how should your child be learning during their pre-school years?

How should your child be learning during their pre-school years?

Learning Fastest… or Learning Deeper?

From The Learning Child set of talks and materials


As you become familiar with how your child is growing and developing, your thoughts may turn to supporting their learning. You may then be questioning how the genetics they were born with is influencing this; or the impact you are having on their environment and the experiences you are offering.  But what and how should your child be learning during their pre-school years?

Is nature or nurture more important?  Are we more influenced by genetic coding, or our experiences and the environment we are born into?

Studies in the past have looked at uncovering the greatest positive impact on children’s education. Mainly by considering how to best accelerate their development.  However, in recent years thinking has shifted. Realising that every aspect of development sees a combination of both nature and nurture. And the realisation that accelerated progress through complex processes that need time to develop is rarely best.

A far more interesting question is; “how can we best offer our children a depth of learning as we ignite passion and interest in the world?”

How impressed would you be if your surgeon proudly turned to you to exclaim how they had whizzed through medical school at twice the usual speed?  Would you not rather they had taken the time needed to do a really thorough job of learning? Perfecting their skills by repeating them over and over until they had a deep understanding of what they were doing?  And still had a passion for and interest in the skills they were about to perform?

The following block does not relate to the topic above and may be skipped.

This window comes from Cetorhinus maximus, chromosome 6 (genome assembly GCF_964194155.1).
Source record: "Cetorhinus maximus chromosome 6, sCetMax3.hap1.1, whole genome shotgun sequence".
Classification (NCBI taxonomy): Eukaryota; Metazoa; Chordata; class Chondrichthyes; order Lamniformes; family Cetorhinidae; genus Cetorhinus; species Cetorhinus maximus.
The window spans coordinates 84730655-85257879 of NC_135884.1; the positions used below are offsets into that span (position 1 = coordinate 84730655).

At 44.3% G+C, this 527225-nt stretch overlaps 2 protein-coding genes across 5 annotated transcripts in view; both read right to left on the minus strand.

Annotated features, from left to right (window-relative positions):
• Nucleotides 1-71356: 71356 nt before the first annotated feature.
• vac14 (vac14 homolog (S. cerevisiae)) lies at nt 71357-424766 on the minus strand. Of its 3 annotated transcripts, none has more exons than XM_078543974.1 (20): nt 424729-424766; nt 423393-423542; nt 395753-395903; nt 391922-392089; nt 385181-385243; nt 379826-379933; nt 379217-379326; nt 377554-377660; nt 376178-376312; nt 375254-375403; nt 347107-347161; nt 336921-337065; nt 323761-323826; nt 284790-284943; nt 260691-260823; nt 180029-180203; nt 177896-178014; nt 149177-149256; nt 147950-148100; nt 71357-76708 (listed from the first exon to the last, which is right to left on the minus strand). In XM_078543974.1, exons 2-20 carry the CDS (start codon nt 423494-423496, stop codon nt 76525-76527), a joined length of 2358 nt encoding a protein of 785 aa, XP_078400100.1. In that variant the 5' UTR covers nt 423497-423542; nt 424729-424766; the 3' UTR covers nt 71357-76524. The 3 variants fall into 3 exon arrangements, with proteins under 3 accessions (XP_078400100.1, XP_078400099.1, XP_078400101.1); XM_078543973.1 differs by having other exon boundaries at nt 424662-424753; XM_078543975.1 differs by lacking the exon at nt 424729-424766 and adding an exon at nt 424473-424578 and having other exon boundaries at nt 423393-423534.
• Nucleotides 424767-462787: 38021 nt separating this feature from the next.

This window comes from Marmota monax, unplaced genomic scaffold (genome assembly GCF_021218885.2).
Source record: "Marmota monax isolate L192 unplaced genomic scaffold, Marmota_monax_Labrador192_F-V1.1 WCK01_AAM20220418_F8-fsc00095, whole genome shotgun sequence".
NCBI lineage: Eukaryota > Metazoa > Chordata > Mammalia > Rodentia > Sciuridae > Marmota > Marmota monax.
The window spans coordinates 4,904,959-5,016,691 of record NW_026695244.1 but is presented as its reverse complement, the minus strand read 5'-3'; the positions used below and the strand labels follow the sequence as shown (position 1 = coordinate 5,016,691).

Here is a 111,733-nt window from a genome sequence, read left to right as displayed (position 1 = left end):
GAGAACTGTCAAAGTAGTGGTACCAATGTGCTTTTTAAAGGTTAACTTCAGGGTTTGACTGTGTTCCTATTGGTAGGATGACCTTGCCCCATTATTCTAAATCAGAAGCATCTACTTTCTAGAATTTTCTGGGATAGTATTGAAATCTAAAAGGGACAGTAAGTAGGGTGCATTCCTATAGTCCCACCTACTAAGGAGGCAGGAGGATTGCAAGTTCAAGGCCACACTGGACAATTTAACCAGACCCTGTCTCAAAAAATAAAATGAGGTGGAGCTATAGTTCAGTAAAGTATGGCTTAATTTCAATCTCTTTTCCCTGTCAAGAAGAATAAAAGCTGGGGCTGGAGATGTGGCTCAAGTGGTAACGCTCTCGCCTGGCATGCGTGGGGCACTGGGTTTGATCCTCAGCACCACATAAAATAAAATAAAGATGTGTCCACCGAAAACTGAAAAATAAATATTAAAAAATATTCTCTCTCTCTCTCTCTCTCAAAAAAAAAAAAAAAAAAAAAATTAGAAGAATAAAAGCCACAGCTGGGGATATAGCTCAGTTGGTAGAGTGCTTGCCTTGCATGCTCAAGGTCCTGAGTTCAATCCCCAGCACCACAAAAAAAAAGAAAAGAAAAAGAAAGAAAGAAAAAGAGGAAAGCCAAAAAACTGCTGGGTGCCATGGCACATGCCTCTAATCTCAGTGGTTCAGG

Thoughts of children’s learning soon turn to education and methods of teaching within the classroom. 

Unfortunately, the focus of formal education is increasingly long lists of skills and knowledge that children must demonstrate by a particular age.  To fit it all in, choices are made over what is put at the top of those lists. And what is left out. 

Unfortunately, independent exploration and play – even in the very early classrooms – can be left out. Despite play being the deepest form of learning that your child will ever experience. 

But who are we to define what areas of development are more important? What success in the future will look like in this rapidly changing world?  Surely, part of childhood is about finding out who you are. What you can do, and what a successful future means for you. 

Play – especially in their early years – is your child’s most powerful mechanism for understanding the world and everything in it 

We all want our children to be good at reading, writing, and arithmetic. Along with geography, chemistry, physics, and history; believing that skills and knowledge in these areas will lead to academic success and greater choices in the future.

However, without the social skills, motivation, enquiry and curiosity fostered in play we undervalue children’s potential in these areas. And their interest and engagement in learning, at all levels, will decline.  So, as you consider how your child should be learning during their pre-school years, embrace their natural desires to play. And know that this is the best foundation of all future learning that you can offer them.


Dr Kathryn Peckham is an Early Childhood Consultant, author and researcher and the founder of Nurturing Childhoods.  Providing all the knowledge, understanding and support you need to nurture your growing child.   www.nurturingchildhoods.co.uk

DEVELOPING EVERY CHILD’S POTENTIAL

Don’t miss:

Phonic aspirations: should your child read early… or learn to love reading?

Play – the most powerful mechanism for understanding the world

What is the sense of learning – Understanding multisensory learning

Is your child developing a healthy sense of themselves?

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